In some cases, this darkness may be connected with adverse external circumstances: a rift in the family, illnesses, complete failure in business, or accidents. And here the temptation arises to explain our darkness by external difficulties. We must penetrate much deeper than the sorrow of earthly existence if we want to overcome the darkness of our souls. Only this way can be revealed the darkness of the God-forsakenness of the crucified Christ, without which there would be no light of the Resurrection. Only on this path is the genuine enlightenment of the soul possible in its ability to remain with the Lord, no matter how unbearable the external circumstances, and in its capacity for compassion for all those sitting in the darkness and shadow of death.

Matrona Dimitrievna Nikonova. Photo: Wikipedia Matrona Dimitrievna Nikonova. Photo: Wikipedia
At age seventeen Matrona lost the ability to walk: Her legs were suddenly paralyzed. She was “sedentary” until the end of her days. And her sitting—in various homes, apartments, and cellars, where she found refuge—continued for fifty years. She never grumbled about her infirmity, but meekly bore this heavy cross given her by God. When she moved to Moscow, she began roaming between family and friends. Sometimes she had to stay with people who treated her with hostility. Housing was difficult to find in Moscow, and she had no choice. She lived nearly everywhere without registration,[2] several times miraculously avoiding arrest.

We live in special times, and people are given to know special sorrows: Eternal darkness, that is, the vilest evil which covertly threatens the soul, until it is completely freed from sin in the end, is completely and openly present today in the outside world. Night is coming; “It’s later than it seems,” as they say. Millions of people are born blind. Is it their fault or their parents’ that they are born and live their whole lives in the darkness of godlessness? Today everything is done that this most terrible of blindness would be “natural” for man.

In the Gospel of the blind man, Christ does not highlight the connection between sin and suffering, between sin and blindness, as He usually does. He says that it happened that the glory of God might be manifested upon him. What are we to do, how are we to entreat God, to be the presence of Christ in the world, that the glory of God would be revealed to men? When life deals us heavy blows, we must show the world how a Christian can live and, if necessary, die.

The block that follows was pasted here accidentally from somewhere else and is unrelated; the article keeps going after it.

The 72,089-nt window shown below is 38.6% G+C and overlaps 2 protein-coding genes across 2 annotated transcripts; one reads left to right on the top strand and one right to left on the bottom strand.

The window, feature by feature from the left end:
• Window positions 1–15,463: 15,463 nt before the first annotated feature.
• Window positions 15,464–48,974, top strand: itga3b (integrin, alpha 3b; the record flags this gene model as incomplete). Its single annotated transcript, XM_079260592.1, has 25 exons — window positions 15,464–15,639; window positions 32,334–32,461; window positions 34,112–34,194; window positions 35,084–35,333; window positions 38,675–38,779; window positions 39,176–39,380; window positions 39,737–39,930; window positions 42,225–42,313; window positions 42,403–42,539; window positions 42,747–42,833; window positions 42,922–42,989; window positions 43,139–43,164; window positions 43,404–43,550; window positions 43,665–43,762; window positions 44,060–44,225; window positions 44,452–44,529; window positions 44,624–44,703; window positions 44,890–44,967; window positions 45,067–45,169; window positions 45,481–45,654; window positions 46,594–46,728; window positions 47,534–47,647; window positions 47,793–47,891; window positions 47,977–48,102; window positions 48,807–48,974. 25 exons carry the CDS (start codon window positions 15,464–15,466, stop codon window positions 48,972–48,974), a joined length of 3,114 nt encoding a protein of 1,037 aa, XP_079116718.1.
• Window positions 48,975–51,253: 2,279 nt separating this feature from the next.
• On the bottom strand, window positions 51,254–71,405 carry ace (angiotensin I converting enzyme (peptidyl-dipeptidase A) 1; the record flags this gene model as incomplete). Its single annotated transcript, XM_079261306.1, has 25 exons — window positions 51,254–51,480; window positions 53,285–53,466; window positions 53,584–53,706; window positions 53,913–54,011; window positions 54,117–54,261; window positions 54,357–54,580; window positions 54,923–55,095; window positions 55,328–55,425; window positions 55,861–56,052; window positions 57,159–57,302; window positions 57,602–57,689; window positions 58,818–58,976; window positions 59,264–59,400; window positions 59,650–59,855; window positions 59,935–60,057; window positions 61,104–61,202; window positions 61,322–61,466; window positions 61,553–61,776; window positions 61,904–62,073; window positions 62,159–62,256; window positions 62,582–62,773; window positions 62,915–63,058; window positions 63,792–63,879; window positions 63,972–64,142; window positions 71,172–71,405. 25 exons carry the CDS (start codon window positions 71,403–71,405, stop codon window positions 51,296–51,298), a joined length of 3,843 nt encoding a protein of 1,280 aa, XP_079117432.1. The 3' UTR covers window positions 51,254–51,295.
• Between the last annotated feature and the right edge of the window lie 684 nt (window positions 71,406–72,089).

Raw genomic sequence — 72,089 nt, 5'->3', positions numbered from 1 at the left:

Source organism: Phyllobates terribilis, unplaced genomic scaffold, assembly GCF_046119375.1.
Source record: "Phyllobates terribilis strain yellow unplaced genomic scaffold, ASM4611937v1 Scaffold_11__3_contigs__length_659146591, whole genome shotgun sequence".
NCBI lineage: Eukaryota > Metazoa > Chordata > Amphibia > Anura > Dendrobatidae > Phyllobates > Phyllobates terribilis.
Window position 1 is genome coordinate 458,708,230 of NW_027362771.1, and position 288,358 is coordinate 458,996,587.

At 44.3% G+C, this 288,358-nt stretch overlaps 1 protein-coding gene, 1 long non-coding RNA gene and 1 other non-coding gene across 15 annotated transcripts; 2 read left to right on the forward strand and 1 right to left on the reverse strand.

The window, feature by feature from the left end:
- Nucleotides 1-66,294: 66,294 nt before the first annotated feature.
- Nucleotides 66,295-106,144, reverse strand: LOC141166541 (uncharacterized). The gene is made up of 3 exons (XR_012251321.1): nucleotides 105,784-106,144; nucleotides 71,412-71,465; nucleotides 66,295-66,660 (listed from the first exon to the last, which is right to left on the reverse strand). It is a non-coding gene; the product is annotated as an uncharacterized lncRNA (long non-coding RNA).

We find this story in the life of Blessed Matrona: One day a policeman came to take Matrona, and she said to him, “Go, go quickly—there’s a tragedy at your house! I’m blind and not going anywhere. I just sit on the bed; I don’t want to go anywhere.” He listened, and went home, and found that his wife had badly burned herself on the stove, but he managed to get her to the hospital. He went to work the next day and they asked him, “Well, did you seize the blind lady?” And he answered, “I will never take her. If the blind woman hadn’t warned me, I would have lost my wife, but instead I was able to take her to the hospital.”

During the day, Matronushka would receive up to forty people. People came with their troubles, and spiritual and bodily pain. She refused no one, except those who came with evil intentions. Others saw in Matushka a “folk healer” who could remove damage or a curse, but after speaking with her they understood that before them was a godly person, and they turned to the Church, to its saving Sacraments. She helped others selflessly, taking nothing from anyone. Every day of her life brought a flood of sorrow and grief from those coming to her.

Nobody can understand, and nobody can see without light—only light heals, only love. As long as I am in the world, I am the light of the world, says Christ (Jn. 9:5), and we must be, according to His word, according to His gift, the light of the world, that others might understand. However, none of us can become light until we have passed through our own darkness, trying to overcome it, until the end, until the darkness of the cross, the darkness of all those blind throughout the ages, until the darkness of the Cross of Christ, and that means until the light of His Cross and Resurrection.

One look of Christ heals, if you can look Him in the eyes! And your brother, your neighbor—how beautiful he is, if only you could see! If only you could see and recognize Christ’s holy face in every human face!

Archpriest Alexander Shargunov
Translated by Jesse Dominick



[1] St. Matrona’s family was very poor and was unsure if they could handle another child. Her mother decided to leave her at an orphanage to be cared for by others, but she then had a dream in which she saw her unborn daughter as a white bird with a human face and closed eyes who came from above and perched on her right hand. The woman understood the dream as a sign and decided to keep the child, who was born blind, but was greatly loved by her family.

[2] Every Soviet citizen had to be registered at an address, and had the right to live only in the city where he was registered. People were often arrested simply for living in a city, usually Moscow or St. Petersburg, without being registered in that city. The same law is in effect today, but it is not so strictly enforced.